Attorney: Miller working to meet borough request

JUNEAU -- Joe Miller was working to comply with a request to turn over records from his tenure with the Fairbanks North Star Borough, his attorney said late this week.

John Tiemessen said Miller routinely copied for himself e-mails related to his work as a part-time borough attorney.

Tiemessen said on Thursday that Miller is searching through thousands of e-mails and printing out those pertinent to his work. He said he isn't sure how long the task would take.

The borough said Miller's inbox was emptied when he resigned in 2009, and borough attorney Rene Broker has said that about 15,000 e-mails had been recovered. It wasn't clear if there were others.

Tiemessen said he assumes the borough has on its servers whatever e-mails Miller has.

"What happened was, he left a job, he was leaving a computer behind, he wiped the e-mails off his local hard drive only," he said. "Nothing was done to the server."

Personnel records requested by media outlets and ordered released by a judge in October, during the throes of the hotly contested U.S. Senate race, showed that Miller had been disciplined in 2008 after admitting to improperly using three government computers, then cleaning the caches to cover up the actions.

Miller has maintained the incident was not related to his leaving. In doling out the punishment in 2008, Broker called the incident "isolated" and noted that Miller had accepted responsibility.

Records released by the borough indicate an investigation into the e-mails dating at least to October. Miller's attorneys have questioned the timing of the questions, given that Miller was in the midst of the Senate race as the GOP nominee at the time. Another of his attorneys, Thomas Van Flein, has said Miller followed e-mail policy and printed copies of e-mails that the borough also had.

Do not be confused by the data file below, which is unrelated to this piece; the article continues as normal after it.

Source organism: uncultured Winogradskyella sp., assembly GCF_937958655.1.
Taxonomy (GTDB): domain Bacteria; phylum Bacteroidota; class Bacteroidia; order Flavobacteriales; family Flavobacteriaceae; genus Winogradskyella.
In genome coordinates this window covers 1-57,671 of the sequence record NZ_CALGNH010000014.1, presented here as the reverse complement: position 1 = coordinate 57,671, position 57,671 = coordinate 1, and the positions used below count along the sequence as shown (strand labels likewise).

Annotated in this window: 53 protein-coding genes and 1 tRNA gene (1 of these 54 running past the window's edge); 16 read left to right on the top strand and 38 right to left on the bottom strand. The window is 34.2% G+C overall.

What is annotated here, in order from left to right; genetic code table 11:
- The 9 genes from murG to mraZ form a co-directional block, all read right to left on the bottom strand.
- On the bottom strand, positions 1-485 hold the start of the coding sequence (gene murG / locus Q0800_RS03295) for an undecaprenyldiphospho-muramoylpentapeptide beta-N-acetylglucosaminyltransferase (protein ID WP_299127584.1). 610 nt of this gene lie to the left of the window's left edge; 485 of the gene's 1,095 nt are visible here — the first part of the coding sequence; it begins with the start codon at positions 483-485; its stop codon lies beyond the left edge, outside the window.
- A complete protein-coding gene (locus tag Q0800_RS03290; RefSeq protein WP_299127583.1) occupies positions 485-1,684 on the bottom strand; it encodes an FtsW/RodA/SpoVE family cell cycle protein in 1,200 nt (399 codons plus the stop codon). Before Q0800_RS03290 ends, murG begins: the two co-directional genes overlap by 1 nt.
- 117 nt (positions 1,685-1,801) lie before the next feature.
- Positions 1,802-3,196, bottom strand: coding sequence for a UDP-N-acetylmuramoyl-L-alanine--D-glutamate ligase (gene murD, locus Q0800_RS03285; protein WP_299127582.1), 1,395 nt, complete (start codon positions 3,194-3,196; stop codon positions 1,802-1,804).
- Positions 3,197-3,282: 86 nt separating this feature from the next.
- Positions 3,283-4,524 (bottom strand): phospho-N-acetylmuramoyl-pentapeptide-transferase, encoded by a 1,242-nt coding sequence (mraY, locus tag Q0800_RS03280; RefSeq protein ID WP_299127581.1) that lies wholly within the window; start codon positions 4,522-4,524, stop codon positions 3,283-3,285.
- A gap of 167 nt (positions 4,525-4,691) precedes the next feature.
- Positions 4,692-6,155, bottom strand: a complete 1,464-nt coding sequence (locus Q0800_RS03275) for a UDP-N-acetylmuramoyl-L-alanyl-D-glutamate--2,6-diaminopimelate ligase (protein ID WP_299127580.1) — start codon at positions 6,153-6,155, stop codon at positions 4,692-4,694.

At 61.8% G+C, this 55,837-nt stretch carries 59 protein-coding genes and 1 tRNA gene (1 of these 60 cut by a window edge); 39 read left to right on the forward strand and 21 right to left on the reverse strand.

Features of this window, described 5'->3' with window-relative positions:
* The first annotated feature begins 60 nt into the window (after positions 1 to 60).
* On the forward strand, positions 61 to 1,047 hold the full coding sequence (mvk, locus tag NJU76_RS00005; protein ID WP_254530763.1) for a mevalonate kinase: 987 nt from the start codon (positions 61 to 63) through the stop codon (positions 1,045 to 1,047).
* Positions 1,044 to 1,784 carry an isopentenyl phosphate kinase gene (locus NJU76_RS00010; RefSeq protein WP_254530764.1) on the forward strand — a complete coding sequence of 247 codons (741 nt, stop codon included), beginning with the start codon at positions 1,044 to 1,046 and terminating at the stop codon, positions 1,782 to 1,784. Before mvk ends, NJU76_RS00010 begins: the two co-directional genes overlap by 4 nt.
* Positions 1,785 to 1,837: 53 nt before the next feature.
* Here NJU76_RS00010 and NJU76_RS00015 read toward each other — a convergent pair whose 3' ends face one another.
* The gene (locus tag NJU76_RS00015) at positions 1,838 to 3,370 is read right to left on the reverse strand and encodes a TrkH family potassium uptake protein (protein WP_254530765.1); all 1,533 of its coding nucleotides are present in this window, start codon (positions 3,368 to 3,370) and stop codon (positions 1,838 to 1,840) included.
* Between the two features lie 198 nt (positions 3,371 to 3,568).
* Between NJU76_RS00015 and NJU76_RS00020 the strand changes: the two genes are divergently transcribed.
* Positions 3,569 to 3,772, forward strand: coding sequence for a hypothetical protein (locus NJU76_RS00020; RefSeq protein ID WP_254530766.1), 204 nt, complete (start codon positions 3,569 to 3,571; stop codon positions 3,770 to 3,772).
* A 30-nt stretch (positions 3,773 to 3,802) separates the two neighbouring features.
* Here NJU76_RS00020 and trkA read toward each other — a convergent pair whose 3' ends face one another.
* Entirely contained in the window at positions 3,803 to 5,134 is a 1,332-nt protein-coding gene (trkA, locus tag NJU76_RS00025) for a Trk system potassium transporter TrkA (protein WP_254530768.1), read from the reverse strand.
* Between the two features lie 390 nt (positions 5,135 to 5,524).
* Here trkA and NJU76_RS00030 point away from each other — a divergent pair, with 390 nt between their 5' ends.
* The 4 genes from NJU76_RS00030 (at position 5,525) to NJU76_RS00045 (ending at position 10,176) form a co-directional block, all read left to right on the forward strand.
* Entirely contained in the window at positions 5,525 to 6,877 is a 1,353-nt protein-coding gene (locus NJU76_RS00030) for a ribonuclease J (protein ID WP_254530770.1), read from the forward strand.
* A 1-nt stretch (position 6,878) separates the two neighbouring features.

An assistant borough attorney, Jill Dolan, has disputed the claim that Miller followed policy and said that if Miller didn't comply with the borough's request, it would consider options such as taking information it has to an investigating agency or the state bar association.

The borough set a Dec. 6 deadline for Miller to provide "any e-mails or any other documents he has in his possession relating to FNSB business."

The last available correspondence between the two sides, released to The Associated Press on Thursday as part of a public records request, is dated Dec. 10.

In that exchange, Van Flein asked Dolan to identify what the borough was looking for and said Miller will "search whatever records he has."

"Mr. Miller reported to me that there was a substantial amount of e-mails produced as part of some litigation that the Borough should have as well," he wrote. Dolan said the borough wants "any and all records, including books, papers, files, accounts, writings, including drafts and memorializations of conversations, and other items, regardless of format or physical characteristics, that were developed or received by Mr. Miller in his capacity as an assistant borough attorney."